The federal government says it will start implementing a five percent inclusive excise duty on telecommunications services in Nigeria.
The development is coming months after President Muhammadu Buhari approved excise duty on telephone recharge cards and vouchers.
Zainab Ahmed, minister of finance, budget and national planning, disclosed this on Thursday at a stakeholders’ forum in Abuja.
The event was organised by the Nigerian Communications Commission (NCC).
Ahmed, represented by Frank Oshanipin, assistant chief officer of the ministry, said the duty had been in the 2020 Finance Act but delayed to allow room for stakeholders’ engagement.
“Payments are to be made monthly, on or before the 21st of every month,” she said.
“The duty rate was not captured in the Act because it is the responsibility of the president to fix the rate on excise duties, and he has fixed five percent for telecommunication services, which include GSM.
“It is public knowledge that our revenue cannot run our financial obligations, so we are to shift our attention to non-oil revenue.
“The responsibility of generating revenue to run the government lies with us all.”
On his part, Gbenga Adebayo, chairman, Association of Licensed Telecommunications Operators of Nigeria (ALTON), said the burden would be on telecommunications consumers.
“It means that subscribers will now pay 12.5 percent tax on telecom services, we will not be able to subsidise the five per cent excise duty on telecom services,” he said.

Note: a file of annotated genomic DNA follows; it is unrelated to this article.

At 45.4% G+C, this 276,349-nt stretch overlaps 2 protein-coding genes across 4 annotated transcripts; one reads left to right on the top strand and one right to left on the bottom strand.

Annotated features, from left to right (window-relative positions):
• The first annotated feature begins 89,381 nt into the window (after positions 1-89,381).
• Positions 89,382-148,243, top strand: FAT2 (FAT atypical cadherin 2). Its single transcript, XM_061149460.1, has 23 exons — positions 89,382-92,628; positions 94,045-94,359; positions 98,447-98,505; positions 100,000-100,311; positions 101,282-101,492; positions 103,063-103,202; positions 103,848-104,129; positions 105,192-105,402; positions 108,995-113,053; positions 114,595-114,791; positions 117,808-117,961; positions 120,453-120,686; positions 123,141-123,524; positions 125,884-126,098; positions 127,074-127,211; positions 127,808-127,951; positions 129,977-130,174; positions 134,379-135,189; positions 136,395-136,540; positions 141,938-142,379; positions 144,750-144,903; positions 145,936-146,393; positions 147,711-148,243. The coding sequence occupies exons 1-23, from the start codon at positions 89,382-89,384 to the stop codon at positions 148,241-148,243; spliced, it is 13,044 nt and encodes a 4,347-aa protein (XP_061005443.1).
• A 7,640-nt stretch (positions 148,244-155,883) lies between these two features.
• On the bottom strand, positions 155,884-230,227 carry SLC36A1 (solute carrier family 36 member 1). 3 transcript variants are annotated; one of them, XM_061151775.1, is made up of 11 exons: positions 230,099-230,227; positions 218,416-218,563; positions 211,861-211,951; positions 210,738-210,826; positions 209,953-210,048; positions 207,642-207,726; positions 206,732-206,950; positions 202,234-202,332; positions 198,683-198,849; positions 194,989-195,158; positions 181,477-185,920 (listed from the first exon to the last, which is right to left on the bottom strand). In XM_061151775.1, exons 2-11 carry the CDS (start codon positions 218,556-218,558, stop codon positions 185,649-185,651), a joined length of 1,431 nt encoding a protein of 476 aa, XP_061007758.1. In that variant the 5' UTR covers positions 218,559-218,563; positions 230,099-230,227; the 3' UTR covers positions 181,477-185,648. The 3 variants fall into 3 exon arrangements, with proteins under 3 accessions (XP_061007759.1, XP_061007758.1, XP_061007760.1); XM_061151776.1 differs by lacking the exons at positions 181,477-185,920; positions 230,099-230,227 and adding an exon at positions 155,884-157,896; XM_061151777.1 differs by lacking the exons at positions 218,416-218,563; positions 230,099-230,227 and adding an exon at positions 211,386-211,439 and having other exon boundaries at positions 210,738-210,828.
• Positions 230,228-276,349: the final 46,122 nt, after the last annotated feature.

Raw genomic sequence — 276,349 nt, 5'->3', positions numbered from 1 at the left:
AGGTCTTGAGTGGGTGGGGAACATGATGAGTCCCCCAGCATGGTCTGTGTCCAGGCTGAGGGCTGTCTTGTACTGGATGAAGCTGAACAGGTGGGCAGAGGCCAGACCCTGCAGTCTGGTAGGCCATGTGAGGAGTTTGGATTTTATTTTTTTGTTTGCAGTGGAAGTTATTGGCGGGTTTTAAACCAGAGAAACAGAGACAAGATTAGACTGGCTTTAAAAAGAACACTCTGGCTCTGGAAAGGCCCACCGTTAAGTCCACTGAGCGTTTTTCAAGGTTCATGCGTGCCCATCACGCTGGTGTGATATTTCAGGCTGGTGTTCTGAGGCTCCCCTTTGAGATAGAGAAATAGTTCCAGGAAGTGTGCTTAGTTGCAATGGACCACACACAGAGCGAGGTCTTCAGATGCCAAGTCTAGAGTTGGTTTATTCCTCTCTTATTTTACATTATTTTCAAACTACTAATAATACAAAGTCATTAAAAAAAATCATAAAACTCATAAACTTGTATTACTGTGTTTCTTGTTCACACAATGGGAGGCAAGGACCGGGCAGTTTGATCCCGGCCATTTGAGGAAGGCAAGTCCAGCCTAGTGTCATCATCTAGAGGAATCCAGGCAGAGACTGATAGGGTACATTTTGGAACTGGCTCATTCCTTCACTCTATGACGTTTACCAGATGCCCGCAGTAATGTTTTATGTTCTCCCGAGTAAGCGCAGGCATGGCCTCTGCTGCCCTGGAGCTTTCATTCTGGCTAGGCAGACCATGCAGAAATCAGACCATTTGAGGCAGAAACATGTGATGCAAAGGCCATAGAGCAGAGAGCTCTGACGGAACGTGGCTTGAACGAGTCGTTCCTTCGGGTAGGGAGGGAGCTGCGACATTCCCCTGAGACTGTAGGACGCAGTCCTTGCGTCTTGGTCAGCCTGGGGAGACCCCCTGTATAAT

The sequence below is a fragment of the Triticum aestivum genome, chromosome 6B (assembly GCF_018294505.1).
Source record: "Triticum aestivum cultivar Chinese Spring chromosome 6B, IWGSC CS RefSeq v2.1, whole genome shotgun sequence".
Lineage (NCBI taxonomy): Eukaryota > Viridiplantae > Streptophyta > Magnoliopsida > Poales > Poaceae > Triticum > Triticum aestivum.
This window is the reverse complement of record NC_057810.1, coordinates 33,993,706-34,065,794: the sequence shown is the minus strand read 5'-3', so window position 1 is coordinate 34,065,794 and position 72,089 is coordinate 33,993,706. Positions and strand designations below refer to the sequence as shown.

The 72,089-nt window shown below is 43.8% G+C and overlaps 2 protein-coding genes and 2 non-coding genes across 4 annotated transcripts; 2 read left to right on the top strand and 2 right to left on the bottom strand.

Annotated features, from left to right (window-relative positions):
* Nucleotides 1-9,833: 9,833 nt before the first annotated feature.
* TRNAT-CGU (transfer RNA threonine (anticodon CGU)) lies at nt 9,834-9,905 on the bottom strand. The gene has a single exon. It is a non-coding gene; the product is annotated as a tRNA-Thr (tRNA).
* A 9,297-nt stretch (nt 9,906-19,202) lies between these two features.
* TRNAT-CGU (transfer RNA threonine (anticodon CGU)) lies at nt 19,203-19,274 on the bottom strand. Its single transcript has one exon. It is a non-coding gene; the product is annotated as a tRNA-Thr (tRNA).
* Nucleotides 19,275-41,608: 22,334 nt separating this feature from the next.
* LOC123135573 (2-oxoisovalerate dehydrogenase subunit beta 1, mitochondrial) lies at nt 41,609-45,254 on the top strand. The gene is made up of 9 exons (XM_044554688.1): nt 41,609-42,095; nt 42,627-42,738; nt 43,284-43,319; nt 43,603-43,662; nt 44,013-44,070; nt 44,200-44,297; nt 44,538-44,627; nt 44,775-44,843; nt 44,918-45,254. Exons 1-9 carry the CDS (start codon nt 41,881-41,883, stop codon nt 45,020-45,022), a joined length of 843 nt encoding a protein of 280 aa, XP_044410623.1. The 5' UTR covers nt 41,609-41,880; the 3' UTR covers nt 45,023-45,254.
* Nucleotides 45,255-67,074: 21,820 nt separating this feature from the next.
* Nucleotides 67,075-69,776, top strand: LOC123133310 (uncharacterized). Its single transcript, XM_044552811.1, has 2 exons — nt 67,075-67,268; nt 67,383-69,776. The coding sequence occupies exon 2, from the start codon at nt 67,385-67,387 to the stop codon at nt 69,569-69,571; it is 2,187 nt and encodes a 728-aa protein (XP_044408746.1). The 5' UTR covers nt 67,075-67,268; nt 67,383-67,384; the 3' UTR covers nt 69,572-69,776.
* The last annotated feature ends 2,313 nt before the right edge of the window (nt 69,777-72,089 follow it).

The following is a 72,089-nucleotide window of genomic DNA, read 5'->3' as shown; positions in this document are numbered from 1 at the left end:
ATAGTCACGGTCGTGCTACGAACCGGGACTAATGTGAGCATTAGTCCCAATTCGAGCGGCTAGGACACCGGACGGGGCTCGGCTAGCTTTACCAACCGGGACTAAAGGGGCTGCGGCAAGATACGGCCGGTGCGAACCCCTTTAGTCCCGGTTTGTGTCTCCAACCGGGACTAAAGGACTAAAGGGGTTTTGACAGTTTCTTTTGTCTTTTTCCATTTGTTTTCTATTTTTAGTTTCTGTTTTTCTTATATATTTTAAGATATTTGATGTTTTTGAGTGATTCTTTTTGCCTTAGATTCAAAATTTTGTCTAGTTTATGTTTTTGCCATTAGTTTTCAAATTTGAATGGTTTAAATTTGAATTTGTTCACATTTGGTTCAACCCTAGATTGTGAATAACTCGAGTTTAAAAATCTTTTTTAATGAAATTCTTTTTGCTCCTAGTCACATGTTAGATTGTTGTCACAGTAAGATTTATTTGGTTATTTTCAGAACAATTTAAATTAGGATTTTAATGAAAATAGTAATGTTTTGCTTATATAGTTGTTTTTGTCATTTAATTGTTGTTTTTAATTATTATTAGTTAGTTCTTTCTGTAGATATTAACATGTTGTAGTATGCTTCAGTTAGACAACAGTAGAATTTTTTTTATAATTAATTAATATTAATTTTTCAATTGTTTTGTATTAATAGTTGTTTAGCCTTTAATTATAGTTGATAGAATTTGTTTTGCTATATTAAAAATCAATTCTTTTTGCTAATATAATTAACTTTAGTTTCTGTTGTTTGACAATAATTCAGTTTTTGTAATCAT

“This is as a result of the 39 multiple taxes we are already paying coupled with the epileptic power situation as we spend so much on diesel.
Also, Ikechukwu Nnamani, president, Association of Telecommunications Companies of Nigeria (ATCON), said the five percent excise duty on telecom services did not conform with present realities.
Nnamani, represented by Ajibola Alude, executive secretary, ATCON, said the duty could lead to job losses.
“It is not well intended because the industry is not doing well currently,” he said.
On his part, Gbolahan Awonuga, executive secretary, ALTON, said the five percent excise duty was not healthy for the industry.
“We pay two percent excise duty to NCC from our revenue, 7.5 per cent VAT and 39 other taxes,” he said.
“We are going to pass it to the subscribers because we cannot subsidise it.”
Umar Danbatta, executive vice-chairman, NCC, said the excise duty was part of the 2022 fiscal policy measures.
Danbatta said the industry had considered the earlier scheduled commencement date of June 1.
He said the NCC had engaged with the federal ministry of finance, the Nigerian customs service and consultants from the World Bank to get needed clarifications.
“We consider it imperative that these implementing agencies should also meet directly with telecom industry stakeholders to address areas of concern,” Danbatta said.
“As the regulator of the telecoms industry, we are responsible for ensuring that industry stakeholders understand their fiscal and other obligations, so that they can maintain full compliance with government policy.”
He added that the excise duty covered both prepaid and post-paid telecommunications services.
In May, ALTON had proposed an upward review of 40 percent in voice calls, short message services (SMS) and data costs.